Hulu is the first US streaming-video service to hit Nintendo Switch, which has sold 2.6 million units in the States in the first nine months of its release. Presumably, other streaming services will get around to releasing apps on Switch sometime in the future. After that, it becomes a subscription service which costs $7.99 per month for the core on-demand service or $39.99 to include the Live TV plan.
Recent reports suggest that the Nintendo Switch is on track to potentially overtake the Wii in terms of sales. Game consoles have had to provide options to watch video ever since the PlayStation 2 integrated a DVD player, and the Switch will inevitably be compared to the PlayStation 4 and Xbox One in terms of features. Helu's release on the Switch might mean other streaming apps might be released for the Switch. To them, I say, what about the promise of the Switch, where you can undock the device and walk around using it? We can only assume and hope that Netflix will be next on the list.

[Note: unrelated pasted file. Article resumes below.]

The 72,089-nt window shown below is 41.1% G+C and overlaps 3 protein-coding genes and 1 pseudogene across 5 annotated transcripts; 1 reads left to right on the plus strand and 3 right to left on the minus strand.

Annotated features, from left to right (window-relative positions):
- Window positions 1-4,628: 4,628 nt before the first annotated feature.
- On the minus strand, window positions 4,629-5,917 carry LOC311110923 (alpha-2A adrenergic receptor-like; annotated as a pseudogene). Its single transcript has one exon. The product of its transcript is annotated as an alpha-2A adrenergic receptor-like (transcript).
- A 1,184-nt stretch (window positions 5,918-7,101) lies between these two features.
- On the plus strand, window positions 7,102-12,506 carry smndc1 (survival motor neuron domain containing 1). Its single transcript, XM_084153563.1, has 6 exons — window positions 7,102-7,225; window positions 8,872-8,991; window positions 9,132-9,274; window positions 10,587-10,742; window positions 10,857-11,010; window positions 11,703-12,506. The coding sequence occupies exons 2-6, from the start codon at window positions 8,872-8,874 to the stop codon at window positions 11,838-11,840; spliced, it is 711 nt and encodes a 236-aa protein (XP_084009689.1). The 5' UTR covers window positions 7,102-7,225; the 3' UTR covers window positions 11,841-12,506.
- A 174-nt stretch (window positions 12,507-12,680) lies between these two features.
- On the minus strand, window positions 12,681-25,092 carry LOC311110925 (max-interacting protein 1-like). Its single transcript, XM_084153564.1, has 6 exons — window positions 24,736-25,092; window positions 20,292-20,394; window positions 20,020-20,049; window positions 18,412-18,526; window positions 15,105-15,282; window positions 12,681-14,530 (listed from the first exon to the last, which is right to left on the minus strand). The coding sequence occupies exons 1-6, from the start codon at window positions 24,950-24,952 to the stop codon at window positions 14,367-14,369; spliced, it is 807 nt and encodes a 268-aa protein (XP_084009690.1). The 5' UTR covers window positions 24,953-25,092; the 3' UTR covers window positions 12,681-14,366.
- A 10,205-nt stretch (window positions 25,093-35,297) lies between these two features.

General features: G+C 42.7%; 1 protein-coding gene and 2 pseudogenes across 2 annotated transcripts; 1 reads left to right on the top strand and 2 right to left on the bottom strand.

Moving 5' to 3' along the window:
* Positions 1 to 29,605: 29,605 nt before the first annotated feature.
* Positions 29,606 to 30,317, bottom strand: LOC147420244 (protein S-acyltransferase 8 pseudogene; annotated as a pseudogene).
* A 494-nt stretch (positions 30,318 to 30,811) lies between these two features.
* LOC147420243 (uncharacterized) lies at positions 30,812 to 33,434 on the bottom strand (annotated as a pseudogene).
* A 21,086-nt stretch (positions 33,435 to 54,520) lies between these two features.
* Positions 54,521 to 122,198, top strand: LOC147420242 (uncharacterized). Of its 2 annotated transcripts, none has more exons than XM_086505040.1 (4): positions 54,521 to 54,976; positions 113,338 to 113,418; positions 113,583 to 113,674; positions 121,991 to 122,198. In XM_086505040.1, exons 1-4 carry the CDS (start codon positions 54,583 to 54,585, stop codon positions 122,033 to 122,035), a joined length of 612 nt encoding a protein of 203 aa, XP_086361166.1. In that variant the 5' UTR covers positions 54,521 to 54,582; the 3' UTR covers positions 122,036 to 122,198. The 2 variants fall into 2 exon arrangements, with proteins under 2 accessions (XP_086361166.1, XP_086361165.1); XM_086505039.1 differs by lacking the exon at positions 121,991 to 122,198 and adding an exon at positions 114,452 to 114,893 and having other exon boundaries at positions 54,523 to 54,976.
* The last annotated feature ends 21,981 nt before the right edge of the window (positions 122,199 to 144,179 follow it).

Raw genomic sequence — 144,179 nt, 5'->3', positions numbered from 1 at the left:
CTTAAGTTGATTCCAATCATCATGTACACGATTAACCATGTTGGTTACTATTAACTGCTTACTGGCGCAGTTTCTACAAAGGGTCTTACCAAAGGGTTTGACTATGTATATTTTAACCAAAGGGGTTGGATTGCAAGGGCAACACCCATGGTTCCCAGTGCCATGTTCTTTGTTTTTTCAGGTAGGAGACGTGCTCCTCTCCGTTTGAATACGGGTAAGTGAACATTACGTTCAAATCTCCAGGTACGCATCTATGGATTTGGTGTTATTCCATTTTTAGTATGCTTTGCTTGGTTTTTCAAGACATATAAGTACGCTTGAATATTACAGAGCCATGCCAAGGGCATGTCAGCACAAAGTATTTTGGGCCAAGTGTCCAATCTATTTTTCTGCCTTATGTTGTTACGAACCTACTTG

Nintendo debuted the Switch - a hybrid console that can be connected to a TV or used as a mobile device - in March 2017. It is the first major streaming service to be made available in the US, as the YouTube-like app called Niconico was only exclusive released for Japan users. The only indication that it's coming are the mention of the app in the email to press and a now blank page on Nintendo's website.More news: Suspect Pleads Not Guilty In Attack On Republican Senator Rand Paul
Doom on Switch runs at 720p and a near-perfectly locked 30 frames per second, in both docked and undocked modes, rather than scaling performance up when docked like many Switch games.
The on-demand service as well as the live TV option will be available to Switch owners when Hulu lands later on Thursday.